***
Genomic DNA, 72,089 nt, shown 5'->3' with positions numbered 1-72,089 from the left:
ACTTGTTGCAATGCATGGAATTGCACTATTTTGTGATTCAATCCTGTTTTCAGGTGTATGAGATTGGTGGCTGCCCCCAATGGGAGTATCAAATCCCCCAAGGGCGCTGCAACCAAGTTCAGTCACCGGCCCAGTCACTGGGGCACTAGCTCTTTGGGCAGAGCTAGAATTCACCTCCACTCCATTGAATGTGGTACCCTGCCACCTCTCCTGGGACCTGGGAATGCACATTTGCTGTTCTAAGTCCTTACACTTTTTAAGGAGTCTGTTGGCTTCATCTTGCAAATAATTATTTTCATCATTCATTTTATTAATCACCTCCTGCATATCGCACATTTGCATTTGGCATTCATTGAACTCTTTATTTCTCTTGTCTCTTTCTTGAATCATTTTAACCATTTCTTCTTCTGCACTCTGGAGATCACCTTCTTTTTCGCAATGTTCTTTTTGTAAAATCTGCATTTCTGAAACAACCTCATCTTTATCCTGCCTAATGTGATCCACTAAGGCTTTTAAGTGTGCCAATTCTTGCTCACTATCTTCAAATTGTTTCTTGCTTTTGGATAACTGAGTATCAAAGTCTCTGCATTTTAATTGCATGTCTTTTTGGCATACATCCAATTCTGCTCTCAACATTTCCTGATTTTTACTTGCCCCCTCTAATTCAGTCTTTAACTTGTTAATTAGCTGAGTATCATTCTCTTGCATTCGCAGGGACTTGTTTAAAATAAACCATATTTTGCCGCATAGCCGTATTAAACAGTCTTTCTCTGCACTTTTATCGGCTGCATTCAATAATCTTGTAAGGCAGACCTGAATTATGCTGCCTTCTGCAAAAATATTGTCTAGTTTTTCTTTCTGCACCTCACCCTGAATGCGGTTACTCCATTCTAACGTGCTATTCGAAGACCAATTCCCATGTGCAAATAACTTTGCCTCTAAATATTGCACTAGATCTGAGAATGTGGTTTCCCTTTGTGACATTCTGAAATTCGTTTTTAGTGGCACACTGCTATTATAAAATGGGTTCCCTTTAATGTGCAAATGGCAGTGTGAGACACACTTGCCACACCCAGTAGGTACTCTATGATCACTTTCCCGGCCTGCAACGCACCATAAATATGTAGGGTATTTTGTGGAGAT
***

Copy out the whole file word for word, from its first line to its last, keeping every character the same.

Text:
Genomic DNA, 72,089 nt, shown 5'->3' with positions numbered 1-72,089 from the left:
ACTTGTTGCAATGCATGGAATTGCACTATTTTGTGATTCAATCCTGTTTTCAGGTGTATGAGATTGGTGGCTGCCCCCAATGGGAGTATCAAATCCCCCAAGGGCGCTGCAACCAAGTTCAGTCACCGGCCCAGTCACTGGGGCACTAGCTCTTTGGGCAGAGCTAGAATTCACCTCCACTCCATTGAATGTGGTACCCTGCCACCTCTCCTGGGACCTGGGAATGCACATTTGCTGTTCTAAGTCCTTACACTTTTTAAGGAGTCTGTTGGCTTCATCTTGCAAATAATTATTTTCATCATTCATTTTATTAATCACCTCCTGCATATCGCACATTTGCATTTGGCATTCATTGAACTCTTTATTTCTCTTGTCTCTTTCTTGAATCATTTTAACCATTTCTTCTTCTGCACTCTGGAGATCACCTTCTTTTTCGCAATGTTCTTTTTGTAAAATCTGCATTTCTGAAACAACCTCATCTTTATCCTGCCTAATGTGATCCACTAAGGCTTTTAAGTGTGCCAATTCTTGCTCACTATCTTCAAATTGTTTCTTGCTTTTGGATAACTGAGTATCAAAGTCTCTGCATTTTAATTGCATGTCTTTTTGGCATACATCCAATTCTGCTCTCAACATTTCCTGATTTTTACTTGCCCCCTCTAATTCAGTCTTTAACTTGTTAATTAGCTGAGTATCATTCTCTTGCATTCGCAGGGACTTGTTTAAAATAAACCATATTTTGCCGCATAGCCGTATTAAACAGTCTTTCTCTGCACTTTTATCGGCTGCATTCAATAATCTTGTAAGGCAGACCTGAATTATGCTGCCTTCTGCAAAAATATTGTCTAGTTTTTCTTTCTGCACCTCACCCTGAATGCGGTTACTCCATTCTAACGTGCTATTCGAAGACCAATTCCCATGTGCAAATAACTTTGCCTCTAAATATTGCACTAGATCTGAGAATGTGGTTTCCCTTTGTGACATTCTGAAATTCGTTTTTAGTGGCACACTGCTATTATAAAATGGGTTCCCTTTAATGTGCAAATGGCAGTGTGAGACACACTTGCCACACCCAGTAGGTACTCTATGATCACTTTCCCGGCCTGCAACGCACCATAAATATGTAGGGTATTTTGTGGAGAT